Sunday, August 23, 2009

John Liu answers Daily News accusations

The following letter was sent to friends and supporters of Comptroller candidate John Liu in response to the recent Daily News article which, in effect, accuses Liu of lying about his past experience working as a young person in a Chinatown sweatshop.

As one Chinatown resident explains "Historically many U.S. immigrants toiled at sweatshops or in sweatshop like conditions in order to keep a roof overhead and food on the table -- unfortunately it was ingrained in many to keep quiet about the long hours, low pay, lack of overtime or risk getting their bosses into trouble or themselves fired. Sadly such choices continue to be faced by many immigrants today."

Dear Friend,

We all know that sweatshops exist – even in our modern ethical society
– but no one talks openly about it, especially not people who have
worked in factories. And many people, including journalists, simply
do not understand how these illegal industries operate.

Today's Daily news article (text in-full at end of message), "City
controller hopeful John Liu touts youth in sweatshop - only family
says it never happened", is a case-in-point.

What began as a profile suddenly turned into a misleading piece of
'gotcha' journalism. A reporter asked for an interview with my
parents to talk about my childhood, and we gave her unfettered access.
My mom was very reluctant and embarrassed to talk about her
experience working in the garment industry.

After the interview, the reporter asked me for a paystub to prove I
actually worked in the factory. We attempted to explain to the
journalist how sweatshops actually work. Unfortunately, we were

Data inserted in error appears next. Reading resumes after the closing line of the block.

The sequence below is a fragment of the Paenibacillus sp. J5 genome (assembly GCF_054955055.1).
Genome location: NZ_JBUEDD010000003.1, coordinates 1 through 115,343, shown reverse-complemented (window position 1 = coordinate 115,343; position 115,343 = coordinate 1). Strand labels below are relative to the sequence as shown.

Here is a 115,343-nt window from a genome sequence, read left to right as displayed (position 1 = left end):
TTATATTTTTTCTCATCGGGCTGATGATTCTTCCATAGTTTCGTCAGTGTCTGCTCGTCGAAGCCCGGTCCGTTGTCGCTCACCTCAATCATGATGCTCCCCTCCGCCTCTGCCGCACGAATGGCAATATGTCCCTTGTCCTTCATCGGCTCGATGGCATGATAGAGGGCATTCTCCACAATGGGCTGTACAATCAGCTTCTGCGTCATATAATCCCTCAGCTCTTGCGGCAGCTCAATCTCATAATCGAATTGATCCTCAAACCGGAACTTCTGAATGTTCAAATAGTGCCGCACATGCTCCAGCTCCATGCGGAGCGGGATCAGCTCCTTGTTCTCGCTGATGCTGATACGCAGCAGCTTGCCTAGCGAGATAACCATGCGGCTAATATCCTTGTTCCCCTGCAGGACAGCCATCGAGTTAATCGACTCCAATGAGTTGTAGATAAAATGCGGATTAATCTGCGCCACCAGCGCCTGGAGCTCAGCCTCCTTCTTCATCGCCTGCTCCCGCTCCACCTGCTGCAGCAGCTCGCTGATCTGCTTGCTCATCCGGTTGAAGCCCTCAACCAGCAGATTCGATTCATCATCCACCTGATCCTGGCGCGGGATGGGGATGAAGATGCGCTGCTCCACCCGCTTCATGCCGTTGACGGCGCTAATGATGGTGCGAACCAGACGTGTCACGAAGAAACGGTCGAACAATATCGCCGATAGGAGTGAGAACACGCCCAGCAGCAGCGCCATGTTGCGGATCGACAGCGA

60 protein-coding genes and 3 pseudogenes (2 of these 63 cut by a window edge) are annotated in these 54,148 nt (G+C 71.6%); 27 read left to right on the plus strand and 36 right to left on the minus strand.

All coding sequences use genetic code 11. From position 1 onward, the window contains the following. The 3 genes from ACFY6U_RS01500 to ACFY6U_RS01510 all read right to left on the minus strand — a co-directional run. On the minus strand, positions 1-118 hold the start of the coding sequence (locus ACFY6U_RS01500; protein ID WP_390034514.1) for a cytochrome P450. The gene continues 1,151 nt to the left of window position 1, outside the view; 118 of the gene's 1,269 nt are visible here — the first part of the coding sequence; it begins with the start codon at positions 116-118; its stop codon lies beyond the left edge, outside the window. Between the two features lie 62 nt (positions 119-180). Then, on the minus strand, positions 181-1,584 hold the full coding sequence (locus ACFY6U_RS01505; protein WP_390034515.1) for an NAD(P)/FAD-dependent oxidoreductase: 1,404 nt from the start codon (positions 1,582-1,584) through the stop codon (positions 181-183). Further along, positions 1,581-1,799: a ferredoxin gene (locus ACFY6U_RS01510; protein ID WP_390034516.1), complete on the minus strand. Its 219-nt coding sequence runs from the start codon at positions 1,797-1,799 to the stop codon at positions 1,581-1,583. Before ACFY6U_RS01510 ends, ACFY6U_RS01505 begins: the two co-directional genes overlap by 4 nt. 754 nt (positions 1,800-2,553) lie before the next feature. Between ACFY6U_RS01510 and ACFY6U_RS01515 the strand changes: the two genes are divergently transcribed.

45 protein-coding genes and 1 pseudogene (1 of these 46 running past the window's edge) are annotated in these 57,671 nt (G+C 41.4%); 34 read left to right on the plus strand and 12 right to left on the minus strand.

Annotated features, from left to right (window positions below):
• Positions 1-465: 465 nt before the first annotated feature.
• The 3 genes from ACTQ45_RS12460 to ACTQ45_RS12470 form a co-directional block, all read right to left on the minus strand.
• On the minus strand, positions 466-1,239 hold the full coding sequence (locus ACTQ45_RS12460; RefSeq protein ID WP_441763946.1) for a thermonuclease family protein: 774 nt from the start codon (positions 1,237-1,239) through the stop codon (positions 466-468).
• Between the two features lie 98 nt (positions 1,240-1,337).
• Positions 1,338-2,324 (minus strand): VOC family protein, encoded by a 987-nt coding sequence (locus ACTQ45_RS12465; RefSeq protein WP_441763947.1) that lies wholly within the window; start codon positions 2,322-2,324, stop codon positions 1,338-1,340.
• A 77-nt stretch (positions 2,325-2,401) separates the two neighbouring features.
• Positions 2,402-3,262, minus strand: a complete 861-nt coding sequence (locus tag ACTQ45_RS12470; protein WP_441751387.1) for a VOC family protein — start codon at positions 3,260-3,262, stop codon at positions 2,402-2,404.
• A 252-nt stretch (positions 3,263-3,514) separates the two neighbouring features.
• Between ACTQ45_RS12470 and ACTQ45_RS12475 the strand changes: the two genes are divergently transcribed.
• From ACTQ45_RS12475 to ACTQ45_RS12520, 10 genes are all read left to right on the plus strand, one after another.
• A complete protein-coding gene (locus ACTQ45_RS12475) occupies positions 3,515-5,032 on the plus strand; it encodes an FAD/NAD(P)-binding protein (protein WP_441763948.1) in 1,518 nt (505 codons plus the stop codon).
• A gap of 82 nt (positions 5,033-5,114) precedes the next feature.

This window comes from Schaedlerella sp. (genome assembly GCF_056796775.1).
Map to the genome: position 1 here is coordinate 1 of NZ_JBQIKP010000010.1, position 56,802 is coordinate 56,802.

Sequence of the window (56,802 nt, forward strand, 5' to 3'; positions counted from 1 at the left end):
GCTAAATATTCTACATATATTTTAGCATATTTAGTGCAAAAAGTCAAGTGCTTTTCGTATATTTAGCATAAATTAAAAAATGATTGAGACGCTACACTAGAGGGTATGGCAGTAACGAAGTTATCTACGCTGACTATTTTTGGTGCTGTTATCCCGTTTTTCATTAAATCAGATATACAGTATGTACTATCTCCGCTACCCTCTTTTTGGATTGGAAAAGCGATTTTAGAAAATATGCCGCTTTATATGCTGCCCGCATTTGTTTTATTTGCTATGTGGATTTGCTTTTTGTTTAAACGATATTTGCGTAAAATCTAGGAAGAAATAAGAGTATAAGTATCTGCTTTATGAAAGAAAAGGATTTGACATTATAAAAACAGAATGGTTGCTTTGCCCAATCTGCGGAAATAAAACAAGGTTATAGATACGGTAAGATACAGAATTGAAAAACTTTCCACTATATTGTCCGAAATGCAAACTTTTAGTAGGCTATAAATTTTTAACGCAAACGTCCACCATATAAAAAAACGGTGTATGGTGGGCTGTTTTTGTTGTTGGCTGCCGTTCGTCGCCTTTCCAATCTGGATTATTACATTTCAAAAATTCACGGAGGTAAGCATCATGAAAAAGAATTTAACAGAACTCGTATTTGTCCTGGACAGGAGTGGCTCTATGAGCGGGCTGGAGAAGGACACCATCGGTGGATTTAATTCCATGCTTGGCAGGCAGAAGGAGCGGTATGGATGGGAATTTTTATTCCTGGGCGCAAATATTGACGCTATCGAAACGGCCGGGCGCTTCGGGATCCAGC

unable to dislodge her preconceived ideas about how illegal practices
in the garment industry work.

Not all sweatshops look like a scene from 'Norma Rae' or other
Hollywood movies, with people toiling in neat rows in a factory
setting. These factories do exist, but in addition, some sweatshops
use overseas labor involving children as young as 6 years old. Others
– including the one my mother worked in – combined factory hours with
home-based piece work to maximize the exploitation and squeeze the
most out of workers: even after leaving the factory, the work never

Equally important for sweatshop owners are the weapons of intimidation
and shame, which keep parents from admitting they have involved their
own children in unlawful work situations.

For my parents and so many Asian parents, having worked in a sweatshop
is a shameful past and people choose to bury those memories. It’s
time we brought them out in the open and let people tell their stories
without being subjected to cynical attacks.

35 years ago, I worked with my mom – inside a sweatshop and at home.
For me, it’s not a shameful past. I make no apology for the work
ethic I gained from toiling away many hours in a factory, and I remain
as committed as ever to exposing and ending the sweatshop system.

I am running for Comptroller based on my record of accomplishments and
my fiscal expertise and my vision for what the Office can do. I am